North Korea: Guess who’s got its fifth Nuclear Test
by Konstantin Asmolov on 14 Sep 2016 2 Comments

On September 9 at 9:30 AM, as it had been forecasted by numerous South Korean and Western experts, Pyongyang proceeded with its fifth nuclear weapon test. The site used for this test was just the same - near the village of Punggye-ri. The 5.3 strong earthquake that followed was reported by a number of monitoring stations across the region and, if South Korean media sources are to be believed, could be felt in a number of eastern Russian regions.


As for the details – they differ drastically, as is usually the case immediately after a North Korean nuclear test. According to a US geological monitoring station, the nuclear explosion took place near the surface, while a Russian seismological station in Yuzhno-Sakhalinsk reported that the earthquake began at a depth of 12 kilometers. The South Korean Joint Chiefs of Staff announced that the power of the nuclear weapon could have been as much as 10 kilotons, while a previous test in January amounted to 6 kilotons. Yet, the fourth nuclear test was estimated to be about 20 kilotons. Therefore, the argument that “the recent explosion has become the most powerful in the history of North Korea’s nuclear test” could be contested.


Northerners themselves officially confirmed the test four hours after the detonation, announcing that they were testing a new nuclear warhead to assess its capacity. It has also announced that no leakage of radioactive substances followed the test. It is highly possible that due to the successful standardization of nuclear technology, North Korea is now capable of producing various modifications to its warheads, including so-called “mini-nukes”, and, in general, the nuclear potential of Pyongyang has been growing exponentially.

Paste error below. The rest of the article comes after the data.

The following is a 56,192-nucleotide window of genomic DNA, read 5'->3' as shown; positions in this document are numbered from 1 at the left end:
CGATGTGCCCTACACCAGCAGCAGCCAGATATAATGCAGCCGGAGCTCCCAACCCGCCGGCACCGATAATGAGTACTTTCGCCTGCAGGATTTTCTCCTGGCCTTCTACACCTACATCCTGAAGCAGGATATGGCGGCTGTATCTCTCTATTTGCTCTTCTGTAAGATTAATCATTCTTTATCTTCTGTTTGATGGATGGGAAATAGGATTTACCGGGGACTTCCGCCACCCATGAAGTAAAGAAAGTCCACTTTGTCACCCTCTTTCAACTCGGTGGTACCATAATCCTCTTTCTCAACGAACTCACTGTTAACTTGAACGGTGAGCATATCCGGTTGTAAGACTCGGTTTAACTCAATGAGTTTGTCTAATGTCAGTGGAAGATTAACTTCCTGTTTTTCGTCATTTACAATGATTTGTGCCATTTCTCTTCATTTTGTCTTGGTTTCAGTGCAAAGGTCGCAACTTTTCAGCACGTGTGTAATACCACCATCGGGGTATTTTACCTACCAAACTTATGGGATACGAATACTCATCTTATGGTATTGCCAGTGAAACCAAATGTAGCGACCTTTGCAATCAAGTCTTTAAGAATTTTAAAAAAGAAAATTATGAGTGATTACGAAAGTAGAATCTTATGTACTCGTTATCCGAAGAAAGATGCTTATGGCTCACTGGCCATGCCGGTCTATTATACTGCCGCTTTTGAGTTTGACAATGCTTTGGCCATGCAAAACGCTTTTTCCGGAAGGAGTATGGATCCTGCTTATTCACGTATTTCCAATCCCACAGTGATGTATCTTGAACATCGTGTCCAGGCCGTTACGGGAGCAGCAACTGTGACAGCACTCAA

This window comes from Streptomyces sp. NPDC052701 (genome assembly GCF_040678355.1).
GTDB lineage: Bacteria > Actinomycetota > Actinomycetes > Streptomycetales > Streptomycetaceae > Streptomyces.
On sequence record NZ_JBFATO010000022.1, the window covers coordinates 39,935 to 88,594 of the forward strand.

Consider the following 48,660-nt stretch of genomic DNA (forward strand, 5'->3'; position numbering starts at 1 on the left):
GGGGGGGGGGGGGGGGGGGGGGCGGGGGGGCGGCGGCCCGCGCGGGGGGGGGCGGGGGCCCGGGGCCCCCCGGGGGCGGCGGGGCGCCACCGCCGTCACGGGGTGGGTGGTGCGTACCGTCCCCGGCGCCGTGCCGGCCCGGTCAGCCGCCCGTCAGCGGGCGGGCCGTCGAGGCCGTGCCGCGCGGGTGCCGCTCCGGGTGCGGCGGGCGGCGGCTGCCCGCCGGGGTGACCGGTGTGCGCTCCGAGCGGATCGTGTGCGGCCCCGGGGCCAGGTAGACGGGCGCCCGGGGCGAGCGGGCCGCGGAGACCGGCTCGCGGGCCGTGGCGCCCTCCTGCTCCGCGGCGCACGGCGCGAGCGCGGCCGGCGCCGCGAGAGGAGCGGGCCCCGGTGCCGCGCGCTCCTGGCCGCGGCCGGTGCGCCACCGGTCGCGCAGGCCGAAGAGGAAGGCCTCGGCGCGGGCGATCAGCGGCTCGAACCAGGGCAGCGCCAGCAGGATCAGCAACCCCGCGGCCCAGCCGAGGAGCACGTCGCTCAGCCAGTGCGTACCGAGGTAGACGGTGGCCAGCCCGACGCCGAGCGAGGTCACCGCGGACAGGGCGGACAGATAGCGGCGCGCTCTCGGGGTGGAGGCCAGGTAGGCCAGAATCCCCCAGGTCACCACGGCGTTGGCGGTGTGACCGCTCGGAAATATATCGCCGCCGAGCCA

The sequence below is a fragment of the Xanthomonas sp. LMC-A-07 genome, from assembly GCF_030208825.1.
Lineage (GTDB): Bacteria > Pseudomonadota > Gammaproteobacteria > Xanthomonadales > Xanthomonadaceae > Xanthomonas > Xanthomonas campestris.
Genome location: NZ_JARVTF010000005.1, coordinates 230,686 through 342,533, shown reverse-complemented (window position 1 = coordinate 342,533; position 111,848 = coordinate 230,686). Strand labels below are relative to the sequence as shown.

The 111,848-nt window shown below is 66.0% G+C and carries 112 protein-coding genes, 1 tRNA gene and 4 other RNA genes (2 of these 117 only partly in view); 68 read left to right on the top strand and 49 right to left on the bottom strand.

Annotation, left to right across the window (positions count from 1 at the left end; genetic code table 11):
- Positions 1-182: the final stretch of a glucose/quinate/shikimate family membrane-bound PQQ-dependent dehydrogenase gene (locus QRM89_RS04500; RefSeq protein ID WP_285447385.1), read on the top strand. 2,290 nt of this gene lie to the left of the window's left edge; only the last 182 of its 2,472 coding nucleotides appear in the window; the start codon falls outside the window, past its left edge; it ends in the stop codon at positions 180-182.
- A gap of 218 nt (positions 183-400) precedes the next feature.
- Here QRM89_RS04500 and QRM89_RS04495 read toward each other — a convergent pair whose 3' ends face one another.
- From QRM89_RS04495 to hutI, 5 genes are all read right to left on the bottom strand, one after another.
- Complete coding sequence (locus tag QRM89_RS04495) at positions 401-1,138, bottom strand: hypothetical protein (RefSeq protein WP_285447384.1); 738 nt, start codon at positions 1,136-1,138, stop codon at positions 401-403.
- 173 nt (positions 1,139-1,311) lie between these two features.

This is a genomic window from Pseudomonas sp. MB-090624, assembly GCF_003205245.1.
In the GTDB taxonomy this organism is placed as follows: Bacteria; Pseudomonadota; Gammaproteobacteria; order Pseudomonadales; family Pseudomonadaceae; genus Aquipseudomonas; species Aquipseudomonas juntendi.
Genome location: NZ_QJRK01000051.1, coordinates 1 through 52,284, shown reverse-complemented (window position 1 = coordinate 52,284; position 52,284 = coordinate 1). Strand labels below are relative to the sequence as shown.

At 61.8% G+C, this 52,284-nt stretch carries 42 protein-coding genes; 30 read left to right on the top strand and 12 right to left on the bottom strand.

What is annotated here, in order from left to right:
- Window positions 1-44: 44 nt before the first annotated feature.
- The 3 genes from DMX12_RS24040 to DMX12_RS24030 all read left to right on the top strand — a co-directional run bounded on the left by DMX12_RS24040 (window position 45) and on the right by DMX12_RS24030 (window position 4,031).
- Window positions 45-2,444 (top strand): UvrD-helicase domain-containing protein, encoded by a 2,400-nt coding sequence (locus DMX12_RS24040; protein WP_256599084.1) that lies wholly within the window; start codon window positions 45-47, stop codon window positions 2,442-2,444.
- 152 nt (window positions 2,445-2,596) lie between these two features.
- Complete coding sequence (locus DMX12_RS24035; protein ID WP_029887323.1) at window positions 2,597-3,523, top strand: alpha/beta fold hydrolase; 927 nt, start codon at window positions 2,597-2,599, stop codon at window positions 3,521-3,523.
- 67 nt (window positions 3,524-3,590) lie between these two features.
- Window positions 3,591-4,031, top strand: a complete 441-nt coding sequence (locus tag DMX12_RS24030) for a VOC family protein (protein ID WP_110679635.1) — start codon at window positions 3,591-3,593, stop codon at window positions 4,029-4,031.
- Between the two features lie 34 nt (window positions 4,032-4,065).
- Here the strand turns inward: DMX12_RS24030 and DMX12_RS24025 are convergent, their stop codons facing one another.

The test might have been planned to coincide with the celebrations of the 68th anniversary of the North Korean state, which was scheduled on the 9th of September. Or it can be regarded as a sort of response to the joint military exercises that are being held by the US and South Korea, or an answer to numerous claims that the DPRK will soon crumble and fall. What is important is that previously North Korea was conducting such tests every third year, but this test explosion has been the second in just a year, which means that Pyongyang is expanding its nuclear production and testing schedules. Additionally, Pyongyang has successfully tested its own ballistic missiles which are capable of delivering nuclear warheads to distant targets, and it makes no secret of this fact, which is intended to be taken into account by those states which seek direct confrontation with North Korea.


The public reaction to this “extraordinary nuclear salute” was well-expected. The South Korean President Park Geun-hye interrupted her foreign tour to announce that the test was a flagrant violation of the UN Security Council decision, adding that Seoul will do whatever it takes to apply all necessary pressure it could summon on Pyongyang, making sanctions even more severe. In addition, the South Korean leader phoned US President Barack Obama and held a discussion with him about the situation on the Korean Peninsula which allegedly lasted 15 minutes. The parties agreed to apply all available means to adopt a tougher resolution against North Korea in the UN Security Council. President Obama confirmed that Washington was prepared to fulfill all of its obligations to other countries, providing an extended deterrence through the introduction of a “nuclear umbrella.”


According to media reports, many permanent members of the UN Security Council agree that the time has come to provide a rigorous response to new nuclear tests, banning Pyongyang from receiving humanitarian aid.


However, it’s really hard to tell what will actually happen. On one hand, the UN Security Council has showed formidable unity in condemning the DPRK for its nuclear program, thereby denying it nuclear status. On the other, the mounting tension between China and the US means that the former will criticize any steps that may increase tensions in the region, including the deployment of THAAD missile systems. Therefore, there’s a chance that the vote will not be unanimous and North Korea will get a chance to circumvent any additional economic damage, since Beijing’s position has been evolving over recent months.


Konstantin Asmolov, Ph.D, Chief Research Fellow of the Center for Korean Studies, Institute of Far Eastern Studies, Russian Academy of Sciences, exclusively for the online magazine “New Eastern Outlook.” Courtesy

User Comments Post a Comment

Back to Top